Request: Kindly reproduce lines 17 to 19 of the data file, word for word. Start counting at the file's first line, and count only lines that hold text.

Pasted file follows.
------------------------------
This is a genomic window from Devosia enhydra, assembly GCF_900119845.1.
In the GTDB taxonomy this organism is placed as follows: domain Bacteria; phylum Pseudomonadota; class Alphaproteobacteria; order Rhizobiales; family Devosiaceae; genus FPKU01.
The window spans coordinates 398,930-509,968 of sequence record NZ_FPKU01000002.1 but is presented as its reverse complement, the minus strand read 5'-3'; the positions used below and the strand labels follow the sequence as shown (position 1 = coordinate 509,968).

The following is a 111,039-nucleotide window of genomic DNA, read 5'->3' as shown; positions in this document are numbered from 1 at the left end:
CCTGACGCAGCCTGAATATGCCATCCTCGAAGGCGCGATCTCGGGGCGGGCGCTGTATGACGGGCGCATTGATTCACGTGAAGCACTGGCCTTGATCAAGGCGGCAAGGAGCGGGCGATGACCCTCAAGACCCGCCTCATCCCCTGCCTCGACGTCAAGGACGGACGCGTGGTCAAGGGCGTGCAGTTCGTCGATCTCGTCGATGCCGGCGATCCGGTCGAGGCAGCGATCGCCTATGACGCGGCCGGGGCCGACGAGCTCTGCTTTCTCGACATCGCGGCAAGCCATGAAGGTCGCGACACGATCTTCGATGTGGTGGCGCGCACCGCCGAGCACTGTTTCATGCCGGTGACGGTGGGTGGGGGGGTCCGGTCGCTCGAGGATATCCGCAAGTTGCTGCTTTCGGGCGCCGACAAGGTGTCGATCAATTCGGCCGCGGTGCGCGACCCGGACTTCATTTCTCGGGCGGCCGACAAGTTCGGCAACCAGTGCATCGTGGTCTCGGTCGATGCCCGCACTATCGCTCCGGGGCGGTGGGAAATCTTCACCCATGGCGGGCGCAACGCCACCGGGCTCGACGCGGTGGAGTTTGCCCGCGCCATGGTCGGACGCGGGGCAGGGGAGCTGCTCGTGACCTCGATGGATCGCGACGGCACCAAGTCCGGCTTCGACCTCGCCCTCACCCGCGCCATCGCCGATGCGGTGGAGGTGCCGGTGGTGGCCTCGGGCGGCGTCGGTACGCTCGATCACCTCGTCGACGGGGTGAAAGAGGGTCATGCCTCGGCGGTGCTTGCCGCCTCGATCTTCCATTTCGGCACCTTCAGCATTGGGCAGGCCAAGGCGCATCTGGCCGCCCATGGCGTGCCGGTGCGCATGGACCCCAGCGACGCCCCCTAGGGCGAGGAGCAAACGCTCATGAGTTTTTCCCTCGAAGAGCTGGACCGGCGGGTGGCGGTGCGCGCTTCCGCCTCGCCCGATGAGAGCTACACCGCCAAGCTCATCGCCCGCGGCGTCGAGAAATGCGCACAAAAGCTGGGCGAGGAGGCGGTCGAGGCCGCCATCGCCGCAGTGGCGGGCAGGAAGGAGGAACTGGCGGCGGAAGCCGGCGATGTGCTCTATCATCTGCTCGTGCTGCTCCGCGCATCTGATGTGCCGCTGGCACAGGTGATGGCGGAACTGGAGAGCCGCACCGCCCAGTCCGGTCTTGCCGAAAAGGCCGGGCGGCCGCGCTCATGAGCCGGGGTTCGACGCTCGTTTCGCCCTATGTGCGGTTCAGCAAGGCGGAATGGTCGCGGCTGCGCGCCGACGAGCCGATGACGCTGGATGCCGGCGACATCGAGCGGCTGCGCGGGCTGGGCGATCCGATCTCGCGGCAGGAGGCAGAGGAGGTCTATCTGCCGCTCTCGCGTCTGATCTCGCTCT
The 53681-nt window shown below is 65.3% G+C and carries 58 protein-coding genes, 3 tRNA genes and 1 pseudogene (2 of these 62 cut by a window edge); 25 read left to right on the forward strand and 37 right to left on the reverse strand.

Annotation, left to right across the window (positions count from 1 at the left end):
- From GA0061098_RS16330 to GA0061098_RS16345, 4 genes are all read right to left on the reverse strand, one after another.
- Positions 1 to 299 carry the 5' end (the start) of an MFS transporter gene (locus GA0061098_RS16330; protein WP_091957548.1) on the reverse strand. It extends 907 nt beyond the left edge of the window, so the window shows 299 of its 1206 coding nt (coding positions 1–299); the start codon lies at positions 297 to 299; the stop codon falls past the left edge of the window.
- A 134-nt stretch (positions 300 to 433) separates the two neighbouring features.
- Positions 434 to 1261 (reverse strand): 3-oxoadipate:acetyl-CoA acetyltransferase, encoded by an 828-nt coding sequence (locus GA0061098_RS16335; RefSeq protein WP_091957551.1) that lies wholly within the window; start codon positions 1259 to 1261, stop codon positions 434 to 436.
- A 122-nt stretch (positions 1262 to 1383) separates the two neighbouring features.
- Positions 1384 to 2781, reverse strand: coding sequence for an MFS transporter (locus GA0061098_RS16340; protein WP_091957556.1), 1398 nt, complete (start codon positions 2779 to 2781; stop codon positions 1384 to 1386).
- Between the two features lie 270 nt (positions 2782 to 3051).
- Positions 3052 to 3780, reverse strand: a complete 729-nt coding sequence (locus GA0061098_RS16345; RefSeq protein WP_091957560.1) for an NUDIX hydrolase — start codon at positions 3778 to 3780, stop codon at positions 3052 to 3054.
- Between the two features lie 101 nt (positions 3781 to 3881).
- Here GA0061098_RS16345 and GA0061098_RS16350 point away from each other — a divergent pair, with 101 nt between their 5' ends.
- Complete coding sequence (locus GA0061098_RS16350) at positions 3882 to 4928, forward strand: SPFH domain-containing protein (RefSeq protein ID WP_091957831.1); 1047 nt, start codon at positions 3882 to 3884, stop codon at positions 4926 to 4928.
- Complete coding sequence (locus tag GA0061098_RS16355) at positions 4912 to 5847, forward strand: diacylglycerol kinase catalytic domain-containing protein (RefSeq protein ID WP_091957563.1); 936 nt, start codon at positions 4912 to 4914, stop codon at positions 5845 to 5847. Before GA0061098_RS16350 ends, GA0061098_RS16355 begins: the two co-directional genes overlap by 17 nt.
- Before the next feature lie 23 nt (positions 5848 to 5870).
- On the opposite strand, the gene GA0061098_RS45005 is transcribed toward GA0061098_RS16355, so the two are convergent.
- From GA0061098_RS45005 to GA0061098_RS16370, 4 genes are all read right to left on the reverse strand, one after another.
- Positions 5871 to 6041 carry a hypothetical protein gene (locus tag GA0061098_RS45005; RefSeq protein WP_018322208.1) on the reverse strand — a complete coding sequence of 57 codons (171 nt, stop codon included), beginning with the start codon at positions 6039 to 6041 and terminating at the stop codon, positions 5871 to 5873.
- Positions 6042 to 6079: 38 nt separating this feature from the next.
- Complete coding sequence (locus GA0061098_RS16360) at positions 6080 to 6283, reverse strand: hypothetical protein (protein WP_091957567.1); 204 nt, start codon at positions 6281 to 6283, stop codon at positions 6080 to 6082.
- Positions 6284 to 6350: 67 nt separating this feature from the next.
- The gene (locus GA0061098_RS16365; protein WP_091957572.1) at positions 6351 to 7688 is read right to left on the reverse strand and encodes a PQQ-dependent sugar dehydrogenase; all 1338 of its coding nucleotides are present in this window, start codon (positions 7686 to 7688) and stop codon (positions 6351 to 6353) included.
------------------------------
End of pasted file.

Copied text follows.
- Here GA0061098_RS16345 and GA0061098_RS16350 point away from each other — a divergent pair, with 101 nt between their 5' ends.
- Complete coding sequence (locus GA0061098_RS16350) at positions 3882 to 4928, forward strand: SPFH domain-containing protein (RefSeq protein ID WP_091957831.1); 1047 nt, start codon at positions 3882 to 3884, stop codon at positions 4926 to 4928.
- Complete coding sequence (locus tag GA0061098_RS16355) at positions 4912 to 5847, forward strand: diacylglycerol kinase catalytic domain-containing protein (RefSeq protein ID WP_091957563.1); 936 nt, start codon at positions 4912 to 4914, stop codon at positions 5845 to 5847. Before GA0061098_RS16350 ends, GA0061098_RS16355 begins: the two co-directional genes overlap by 17 nt.